If we have to acknowledge that current counterrevolutionary thought avoids, at least explicitly, the concept of race, which was the heart of the counterrevolutionary thought of the recent past, the evocation of an ignorant people remains the principle that establishes social superiorities. How many times was the political ignorance of the people, the peasants, or the workers fulminated against in a 19th century that supposedly believed in progress? "Yes, the multitude is ignorant and blind," Proudhon proclaimed in 1863. "A last trait of this excellent race is its utter credulity," added Jules Ferry in the same year. "The ignorant peasant is less absurd than the half-enlightened worker," Alfred Fouillée added in 1884. "If you knew with what errors they keep them stupid, you wouldn't believe it," the socialist Joffrin chuckled in 1888. "I did not expect, I confess, to find in the workers of the Vosges such complete ignorance of the simplest economic ideas," explained the préfet of the Vosges in 1906, rather like a French economic minister a century later. [Note 3: These quotations are drawn from Histoire sociale du suffrage universel en France (1848-2000) ('Social History of Universal Suffrage in France, 1848-2000') (Paris: Seuil, 2002).] We see that the list of accusations, lamentations, and regrets is immense. In 2005, characterized by "abysmal political ignorance," the people still needed to be enlightened. The problem, it was said, was that the referendum had asked too difficult a question of voters who were wrongly taken "for law students" (Luc de Nanteuil, Le Figaro. Apr. 30, 2005). One would find such commentaries funnier if they did not claim to derive from a political science just as dubious as was, in its time, the psychology of crowds.
ERUDITE BACKING FOR CLASS PREJUDICE
The success of the pseudo-savants of crowds was all the greater for having given the political fantasies of "honest people" frightened by socialism a veneer of science. Erudite backing for class prejudices is still with us. On the evening of May 29, 2005, political scientists contrasted an upper France, well-off managers with diplomas, for the "Yes," and a lower France, workers and employees, poor and ill-taught, for the "No." In short, intelligent and well-informed persons on one side; stupid and ignorant individuals on the other. Pascal Perrineau, an editorialist credentialed by Sciences-Po, explained: "People voted on the wrong thing," [Note 4: France-Info, May 29, 2005] which was a way of saying "No" voters voted as a function of what they wanted for the nation and not on the European treaty, as if what was at stake bore no relation... And the accredited experts studded their speeches with prescriptions -- "Il faut" [introduces statements of imperative need -- Trans. note] or "on doit" [introduces statements of obligation -- Trans. note] -- which are foreign to science. But distinctions and principles get blurred in the changing of the scientist's garb for that of the advisor or of the expert for political parties or polling organizations. And of the propagandist.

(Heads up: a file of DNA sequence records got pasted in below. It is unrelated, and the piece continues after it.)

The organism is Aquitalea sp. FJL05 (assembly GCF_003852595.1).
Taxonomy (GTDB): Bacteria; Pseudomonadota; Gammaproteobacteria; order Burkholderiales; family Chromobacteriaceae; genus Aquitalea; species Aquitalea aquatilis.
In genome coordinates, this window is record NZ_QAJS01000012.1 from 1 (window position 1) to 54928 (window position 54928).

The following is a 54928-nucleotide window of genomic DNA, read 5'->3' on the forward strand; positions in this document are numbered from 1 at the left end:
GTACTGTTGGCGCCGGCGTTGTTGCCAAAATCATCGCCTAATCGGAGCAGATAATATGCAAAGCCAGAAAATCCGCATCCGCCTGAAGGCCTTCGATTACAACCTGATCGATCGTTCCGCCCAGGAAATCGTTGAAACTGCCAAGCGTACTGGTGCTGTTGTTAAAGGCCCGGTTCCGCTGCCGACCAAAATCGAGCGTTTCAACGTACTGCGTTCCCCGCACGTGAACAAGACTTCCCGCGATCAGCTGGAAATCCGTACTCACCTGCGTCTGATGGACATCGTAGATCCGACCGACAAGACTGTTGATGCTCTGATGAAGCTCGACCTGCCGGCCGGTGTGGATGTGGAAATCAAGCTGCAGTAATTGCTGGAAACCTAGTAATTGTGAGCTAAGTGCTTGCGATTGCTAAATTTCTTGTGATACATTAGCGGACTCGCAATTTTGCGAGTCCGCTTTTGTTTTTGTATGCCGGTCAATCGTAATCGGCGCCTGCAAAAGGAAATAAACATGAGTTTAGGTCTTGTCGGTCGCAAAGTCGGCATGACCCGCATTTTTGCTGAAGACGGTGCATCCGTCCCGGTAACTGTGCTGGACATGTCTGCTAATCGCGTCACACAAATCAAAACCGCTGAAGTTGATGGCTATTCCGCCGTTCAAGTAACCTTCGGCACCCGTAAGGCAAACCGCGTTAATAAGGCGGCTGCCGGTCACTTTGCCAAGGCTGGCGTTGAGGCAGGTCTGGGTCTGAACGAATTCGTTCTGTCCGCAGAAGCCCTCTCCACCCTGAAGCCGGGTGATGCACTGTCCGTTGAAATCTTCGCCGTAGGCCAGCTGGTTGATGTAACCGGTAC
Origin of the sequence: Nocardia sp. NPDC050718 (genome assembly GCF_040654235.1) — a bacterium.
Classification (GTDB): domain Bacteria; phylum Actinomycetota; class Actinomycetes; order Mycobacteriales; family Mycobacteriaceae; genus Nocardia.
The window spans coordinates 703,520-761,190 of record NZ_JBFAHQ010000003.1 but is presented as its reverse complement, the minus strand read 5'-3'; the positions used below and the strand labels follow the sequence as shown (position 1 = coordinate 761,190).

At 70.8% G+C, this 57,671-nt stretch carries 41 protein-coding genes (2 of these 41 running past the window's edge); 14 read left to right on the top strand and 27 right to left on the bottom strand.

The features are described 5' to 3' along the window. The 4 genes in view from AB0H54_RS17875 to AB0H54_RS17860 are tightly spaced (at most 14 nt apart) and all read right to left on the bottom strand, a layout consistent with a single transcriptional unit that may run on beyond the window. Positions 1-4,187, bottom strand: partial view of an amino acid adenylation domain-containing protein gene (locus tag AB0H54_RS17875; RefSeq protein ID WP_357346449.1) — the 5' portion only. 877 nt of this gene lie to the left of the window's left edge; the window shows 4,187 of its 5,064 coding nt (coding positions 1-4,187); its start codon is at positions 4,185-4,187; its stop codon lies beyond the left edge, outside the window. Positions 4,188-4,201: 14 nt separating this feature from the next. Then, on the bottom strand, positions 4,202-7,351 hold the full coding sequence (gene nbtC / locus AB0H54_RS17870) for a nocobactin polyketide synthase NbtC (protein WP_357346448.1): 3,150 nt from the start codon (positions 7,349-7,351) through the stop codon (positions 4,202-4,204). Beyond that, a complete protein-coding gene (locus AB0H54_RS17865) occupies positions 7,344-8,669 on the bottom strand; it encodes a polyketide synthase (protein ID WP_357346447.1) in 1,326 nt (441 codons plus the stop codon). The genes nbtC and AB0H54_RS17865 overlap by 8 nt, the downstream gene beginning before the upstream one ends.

Political pundits are not the only ones who participate in eruditely disguising social fears. Some historians have yoked themselves with astonishing naïveté to a restoration campaign in which the ideological undertaking is combined with a frightening intellectual retreat. Like one of those popular history periodicals that amuse their readers with narratives of battles and the lives of great men. L'Histoire gravely asked on its November 2005 cover: "Louis XVI: Must he be rehabilitated?" A stupid question for an historian, but a question of the day. Michel Winock, professor emeritus at Sciences-Po, took it on ambivalently: "Let's stop saying we're in 1788, but let's admit that the burdens and failures of our period incline us toward an indulgence that we have not always felt."
Going back to Louis XVI serves to condemn "resistance to the least reform, the "refusal to adapt to the way the world is changing," and the "rejection of the only tangible plan we've seen, the referendum on Europe's constitutional treaty." Louis XVI as a prophet of the "Yes"? It's never too late to tell human beings they have no choice. So dynastic legitimism parallels the contemporary legitimism by means of which conservatism adorns itself with the merits of reason and justifies itself by the necessary order of things.